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A Faerie's Farthing

Flitting through the internets looking for sparkly bits. All content mine and not to be reproduced without permission.

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Wednesday, December 14, 2005

Conservalito: "The Rhetoric Defies Reality"

Conservalito: "The Rhetoric Defies Reality"

Alito is a real piece of work, lemme tell ya. Better yet, let his own words and legal opinions tell ya. In Alito's world, apparently, only a retarded person would find threat of rape with a broom handle "hostile or abusive." (PDF warning)

The case involves a discrimination suit brought by a mentally disabled employee who faced a hostile work environment—including the threat of rape with a broom handle. Alito wrote an unpublished dissent that would not have allowed the case to move forward to trial because he took issue with the way the brief was written and noted that "Pirolli's brief never asserts that his work environment was one that a reasonable, non-retarded person would find hostile or abusive." This is yet another example showing that Alito rarely supports individual rights claims and attempts to "narrow the scope of individual rights."

Reading that makes the title of Seth Rosenthal's latest piece in The Nation seem like a gross understatement: "Pro-Alito Buzz Cloaks a Draconian Agenda."

The right's exuberance over the Miers-Alito switcheroo has made it crystal clear (if it weren't already) that the innocuous-sounding buzzwords carry a substantial subtext. For movement conservatives they are code for a legal regime, endorsed by role models like Justices Antonin Scalia and Clarence Thomas, that University of Chicago professor Cass Sunstein calls "a political program in legal dress" because of its eerie resemblance to the agenda of the right wing of the Republican Party. If a judge embraces the regime, he or she is called "restrained"; if not, "activist."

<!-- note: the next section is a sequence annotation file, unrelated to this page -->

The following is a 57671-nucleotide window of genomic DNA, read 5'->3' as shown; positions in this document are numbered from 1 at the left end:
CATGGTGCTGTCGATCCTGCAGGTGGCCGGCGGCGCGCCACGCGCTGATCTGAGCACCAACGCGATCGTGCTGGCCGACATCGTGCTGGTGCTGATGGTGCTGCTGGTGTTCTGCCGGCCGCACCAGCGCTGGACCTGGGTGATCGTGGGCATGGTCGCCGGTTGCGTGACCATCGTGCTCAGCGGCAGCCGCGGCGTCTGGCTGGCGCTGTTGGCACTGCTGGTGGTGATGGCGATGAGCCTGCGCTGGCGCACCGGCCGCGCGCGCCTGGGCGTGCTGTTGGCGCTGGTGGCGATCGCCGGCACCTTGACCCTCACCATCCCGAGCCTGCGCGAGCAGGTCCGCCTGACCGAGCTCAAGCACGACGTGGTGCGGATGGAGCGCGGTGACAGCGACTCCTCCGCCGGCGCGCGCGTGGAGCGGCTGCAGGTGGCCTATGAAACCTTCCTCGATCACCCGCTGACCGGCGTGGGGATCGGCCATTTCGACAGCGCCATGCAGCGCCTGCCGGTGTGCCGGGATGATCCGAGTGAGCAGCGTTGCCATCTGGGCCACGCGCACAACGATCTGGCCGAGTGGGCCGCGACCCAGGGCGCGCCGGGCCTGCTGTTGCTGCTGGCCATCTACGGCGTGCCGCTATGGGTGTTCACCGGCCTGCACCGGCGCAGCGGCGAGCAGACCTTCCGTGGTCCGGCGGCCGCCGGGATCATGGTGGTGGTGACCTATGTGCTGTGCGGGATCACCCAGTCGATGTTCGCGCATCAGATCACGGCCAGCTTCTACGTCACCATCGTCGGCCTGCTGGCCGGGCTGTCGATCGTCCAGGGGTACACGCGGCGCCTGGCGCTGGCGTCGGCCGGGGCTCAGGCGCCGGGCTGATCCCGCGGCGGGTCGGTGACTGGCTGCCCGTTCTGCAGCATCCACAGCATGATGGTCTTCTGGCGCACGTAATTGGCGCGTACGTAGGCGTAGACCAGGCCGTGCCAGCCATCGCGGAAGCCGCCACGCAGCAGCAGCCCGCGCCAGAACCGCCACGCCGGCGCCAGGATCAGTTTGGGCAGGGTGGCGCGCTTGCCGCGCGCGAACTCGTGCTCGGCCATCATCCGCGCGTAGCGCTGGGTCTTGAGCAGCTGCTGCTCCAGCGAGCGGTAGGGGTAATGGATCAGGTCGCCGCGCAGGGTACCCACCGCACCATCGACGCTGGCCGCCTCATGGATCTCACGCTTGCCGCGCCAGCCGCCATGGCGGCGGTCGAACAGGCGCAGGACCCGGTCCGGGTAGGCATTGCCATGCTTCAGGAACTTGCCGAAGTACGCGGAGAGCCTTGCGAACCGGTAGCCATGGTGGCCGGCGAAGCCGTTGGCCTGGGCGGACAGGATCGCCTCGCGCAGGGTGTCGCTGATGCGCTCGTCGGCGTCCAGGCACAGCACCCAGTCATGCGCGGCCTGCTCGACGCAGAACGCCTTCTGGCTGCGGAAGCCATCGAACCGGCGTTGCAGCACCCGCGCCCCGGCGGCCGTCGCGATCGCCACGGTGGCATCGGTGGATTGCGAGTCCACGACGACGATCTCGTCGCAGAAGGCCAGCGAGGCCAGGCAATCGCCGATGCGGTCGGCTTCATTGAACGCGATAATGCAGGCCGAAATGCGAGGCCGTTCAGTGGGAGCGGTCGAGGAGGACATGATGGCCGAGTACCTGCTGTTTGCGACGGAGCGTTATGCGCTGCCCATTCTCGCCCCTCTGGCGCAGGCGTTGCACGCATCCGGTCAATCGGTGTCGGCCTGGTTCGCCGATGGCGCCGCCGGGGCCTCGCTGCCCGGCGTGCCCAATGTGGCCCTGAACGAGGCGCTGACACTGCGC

Thankfully, the world is full of people far more succinct and eloquent than I who have nailed the essence of this "judicial activism" canard. The first is from John Dean, who wrote a wonderful essay trying to unearth exactly what was behind the rhetoric. Even more pithy, however is this lovely cartoon from the inimitable Tom Toles:

That one is worth at least a few thousand words. But the devil is always in the details, as Rosenthal reminds us:

the right would like to raze what it sees as the law's accumulated liberal superstructure and rebuild it from the ground up based on their interpretation of the 215-year-old views of those who ratified the Constitution. Overturning Roe v. Wade is just the tip of the iceberg.

..Movement conservatives admire Justice Thomas even more than Justice Scalia because Thomas does not hesitate to reconsider precedent in pursuit of this throwback regime. They hope Alito follows suit. He's dropped hints he might, if more gradually. His current colleagues have occasionally noted his efforts to hollow out their court's own precedents.